Stock buybacks typically generate much excitement.
Buybacks do not necessarily create any shareholder value.
Looking at reduction of common and fully diluted shares is a first step for finding buybacks, which did more than cover up dilution.
What does a stock buyback mean to you?
- Management believes that their shares are grossly undervalued?
- The company is creating shareholder value by reducing share count?
- A better way to return value than dividends because income is heavily taxed?
All of the above could be true. But all too often there is a more sinister side to share buybacks. One example that I love to hate is Cisco (CSCO).
Cisco Buybacks And Cash Leakage
Below is a 10 year chart which highlights the amount of money used for share repurchases. The blue line represents the trailing 12 months of repurchases.
Over the past 5 years, Cisco has spent an average of more than $5.2 billion annually on share repurchases. Wow, the company must really care about shareholder value. Let's do some real quick math. Cisco had around 5.3 billion shares before entering this 5 year window. Assume an average buyback price of $25 per share. We should be seeing a reduction of at least 1 billion shares. But instead... we have one-third that amount. Where did the other two-thirds of shareholder value go?
This next chart will answer that question. It reveals how much buyback cash (trailing 12 months) went towards covering up dilution. You know…executive options, stock issuance and the like.
The net effect is that cash is disappearing from the company and shareholder value is being eroded. It sort of feels like a giant money laundering operation if you ask me - yet it is perfectly legal. Why not skip all the middle steps to save the shareholder a few bucks and simply award lump sums of cash instead of the costly steps of dilution and buyback? Just announce that Cisco would like to give out another $4 to $5 billion in prizes this year. Make it fun. Have a booth that people can step into where cash is blowing everywhere and let them walk out with as much as they can grab.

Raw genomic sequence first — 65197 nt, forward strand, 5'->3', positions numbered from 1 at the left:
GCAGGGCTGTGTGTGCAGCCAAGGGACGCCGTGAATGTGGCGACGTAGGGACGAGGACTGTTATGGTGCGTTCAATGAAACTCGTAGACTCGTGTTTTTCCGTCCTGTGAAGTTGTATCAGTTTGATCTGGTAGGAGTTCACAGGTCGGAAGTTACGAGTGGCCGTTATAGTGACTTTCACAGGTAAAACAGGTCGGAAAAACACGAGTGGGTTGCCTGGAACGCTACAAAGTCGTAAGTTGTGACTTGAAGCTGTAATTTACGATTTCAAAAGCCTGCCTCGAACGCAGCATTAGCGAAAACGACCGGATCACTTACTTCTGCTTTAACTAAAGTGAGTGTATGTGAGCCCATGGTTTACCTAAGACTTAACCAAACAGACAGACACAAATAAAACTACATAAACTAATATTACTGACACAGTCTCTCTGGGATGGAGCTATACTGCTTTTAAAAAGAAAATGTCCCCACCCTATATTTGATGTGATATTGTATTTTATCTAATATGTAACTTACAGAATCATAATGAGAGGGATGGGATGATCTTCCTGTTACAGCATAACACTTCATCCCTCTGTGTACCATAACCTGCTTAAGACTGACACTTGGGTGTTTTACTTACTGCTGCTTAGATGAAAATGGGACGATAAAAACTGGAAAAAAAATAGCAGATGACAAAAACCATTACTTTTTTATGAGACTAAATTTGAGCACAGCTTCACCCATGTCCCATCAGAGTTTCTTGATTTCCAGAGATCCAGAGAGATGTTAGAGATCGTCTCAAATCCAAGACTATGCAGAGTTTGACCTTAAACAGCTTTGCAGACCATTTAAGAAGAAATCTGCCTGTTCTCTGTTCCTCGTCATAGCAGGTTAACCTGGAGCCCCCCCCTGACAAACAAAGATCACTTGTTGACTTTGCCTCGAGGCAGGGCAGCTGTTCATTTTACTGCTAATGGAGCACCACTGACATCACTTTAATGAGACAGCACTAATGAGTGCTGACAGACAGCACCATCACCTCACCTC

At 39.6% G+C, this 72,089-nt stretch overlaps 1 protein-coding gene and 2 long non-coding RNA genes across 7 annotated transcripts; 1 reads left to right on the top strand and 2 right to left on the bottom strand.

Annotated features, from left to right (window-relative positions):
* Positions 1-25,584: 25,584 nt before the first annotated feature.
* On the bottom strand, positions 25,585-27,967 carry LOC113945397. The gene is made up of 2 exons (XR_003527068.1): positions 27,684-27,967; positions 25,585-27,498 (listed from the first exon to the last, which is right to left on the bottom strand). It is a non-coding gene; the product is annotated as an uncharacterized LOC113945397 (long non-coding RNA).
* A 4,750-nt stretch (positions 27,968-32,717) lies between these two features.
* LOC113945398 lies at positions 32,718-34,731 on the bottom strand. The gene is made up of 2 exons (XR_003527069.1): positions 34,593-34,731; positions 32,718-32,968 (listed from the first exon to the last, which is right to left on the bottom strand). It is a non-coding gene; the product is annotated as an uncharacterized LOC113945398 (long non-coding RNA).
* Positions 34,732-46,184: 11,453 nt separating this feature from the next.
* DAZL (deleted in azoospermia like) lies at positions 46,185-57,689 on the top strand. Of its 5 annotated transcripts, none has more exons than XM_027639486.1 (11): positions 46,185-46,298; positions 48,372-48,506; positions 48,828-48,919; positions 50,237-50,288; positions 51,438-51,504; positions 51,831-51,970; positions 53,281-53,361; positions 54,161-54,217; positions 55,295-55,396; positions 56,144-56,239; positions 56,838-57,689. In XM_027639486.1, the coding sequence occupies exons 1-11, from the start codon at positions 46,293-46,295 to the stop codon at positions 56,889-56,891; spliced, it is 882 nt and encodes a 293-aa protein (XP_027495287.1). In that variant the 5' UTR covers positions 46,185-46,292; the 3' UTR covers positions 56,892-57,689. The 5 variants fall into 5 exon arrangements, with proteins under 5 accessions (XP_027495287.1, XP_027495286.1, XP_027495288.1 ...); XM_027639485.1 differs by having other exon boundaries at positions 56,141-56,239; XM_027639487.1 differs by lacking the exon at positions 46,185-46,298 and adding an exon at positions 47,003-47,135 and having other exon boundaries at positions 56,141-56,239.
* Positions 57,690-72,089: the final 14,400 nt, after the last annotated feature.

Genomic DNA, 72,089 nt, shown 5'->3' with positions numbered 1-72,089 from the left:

Even though dividends have higher taxes associated with it, I find them preferable due to total transparency. As well, you won't have the additional game of buybacks being coincidentally timed with the exercise and sale of executive options. Wouldn't it be nice to know in advance when a surge of buying will be taking place for you to sell into? But that would never happen - I am sure (cough, cough and wink).
Forget Buyback Dollars - Look To Share Count
An exceedingly simple test is to look at the share count. Just make sure you exclude any stocks which have reverse splits. Those should not be factored in.
- I have developed a very basic ranking tool that looks at the common share count of today versus 10 quarters ago.
- It also looks at the fully diluted share count of today versus 10 quarters ago.
I simulate holding the 50 stocks which have most aggressively reduced their common and diluted share count in the S&P 500. Look at the results below compared to an equal-weight S&P 500 ETF (RSP).
And look what happens when I create a market-neutral portfolio which is long 25 stocks with the most share reduction and short 25 stocks with the most share dilution.
You have the beginnings of a highly liquid market-neutral S&P 500 system! Of course, don't run out and create your own hedged system based on these 2 factors - although you could. There are many other considerations you need look at. This is just one elementary tool to chisel past the hype.
The rules I outlined are ensuring that the share pool is in fact shrinking but it hasn't considered the amount of money spent to do so or how much additional cash is leaking out. It is, however, a starting point.
So what do I take from this lesson?
You need to dig a whole lot deeper into the financials than the amount of money being spent on share repurchases.
Dilution + repurchase = escaping cash
Shareholder value is being destroyed.
In fact, even if all the money was spent on non-dilutive repurchases, it is possible that you still won't increase your shareholder value. Shareholder value is increased only if shares are undervalued at time of repurchase. If valuations are too high, cash is not being spent wisely and you are still destroying value. And if someone is dipping into the pot of cash on top of a poor repurchase price -- poof! It is a disappearing act worthy of the next season on America's Got Talent.
Disclosure: I/we have no positions in any stocks mentioned, and no plans to initiate any positions within the next 72 hours. I wrote this article myself, and it expresses my own opinions. I am not receiving compensation for it (other than from Seeking Alpha). I have no business relationship with any company whose stock is mentioned in this article.